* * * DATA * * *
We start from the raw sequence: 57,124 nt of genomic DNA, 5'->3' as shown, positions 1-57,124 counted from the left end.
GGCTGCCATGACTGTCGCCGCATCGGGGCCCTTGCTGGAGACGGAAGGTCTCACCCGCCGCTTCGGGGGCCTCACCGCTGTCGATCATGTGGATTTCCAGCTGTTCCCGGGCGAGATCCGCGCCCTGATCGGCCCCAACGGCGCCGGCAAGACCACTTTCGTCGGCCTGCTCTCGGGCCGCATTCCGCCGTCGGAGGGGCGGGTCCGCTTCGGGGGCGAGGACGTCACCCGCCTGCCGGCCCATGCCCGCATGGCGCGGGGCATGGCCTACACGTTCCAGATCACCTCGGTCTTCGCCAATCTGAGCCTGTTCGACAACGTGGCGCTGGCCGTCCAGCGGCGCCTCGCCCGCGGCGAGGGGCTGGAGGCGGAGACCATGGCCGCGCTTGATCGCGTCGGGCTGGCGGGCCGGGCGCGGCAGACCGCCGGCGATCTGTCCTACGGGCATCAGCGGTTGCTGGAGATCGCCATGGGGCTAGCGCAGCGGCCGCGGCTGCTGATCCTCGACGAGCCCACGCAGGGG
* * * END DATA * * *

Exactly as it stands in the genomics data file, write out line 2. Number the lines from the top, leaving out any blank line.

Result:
GGCTGCCATGACTGTCGCCGCATCGGGGCCCTTGCTGGAGACGGAAGGTCTCACCCGCCGCTTCGGGGGCCTCACCGCTGTCGATCATGTGGATTTCCAGCTGTTCCCGGGCGAGATCCGCGCCCTGATCGGCCCCAACGGCGCCGGCAAGACCACTTTCGTCGGCCTGCTCTCGGGCCGCATTCCGCCGTCGGAGGGGCGGGTCCGCTTCGGGGGCGAGGACGTCACCCGCCTGCCGGCCCATGCCCGCATGGCGCGGGGCATGGCCTACACGTTCCAGATCACCTCGGTCTTCGCCAATCTGAGCCTGTTCGACAACGTGGCGCTGGCCGTCCAGCGGCGCCTCGCCCGCGGCGAGGGGCTGGAGGCGGAGACCATGGCCGCGCTTGATCGCGTCGGGCTGGCGGGCCGGGCGCGGCAGACCGCCGGCGATCTGTCCTACGGGCATCAGCGGTTGCTGGAGATCGCCATGGGGCTAGCGCAGCGGCCGCGGCTGCTGATCCTCGACGAGCCCACGCAGGGG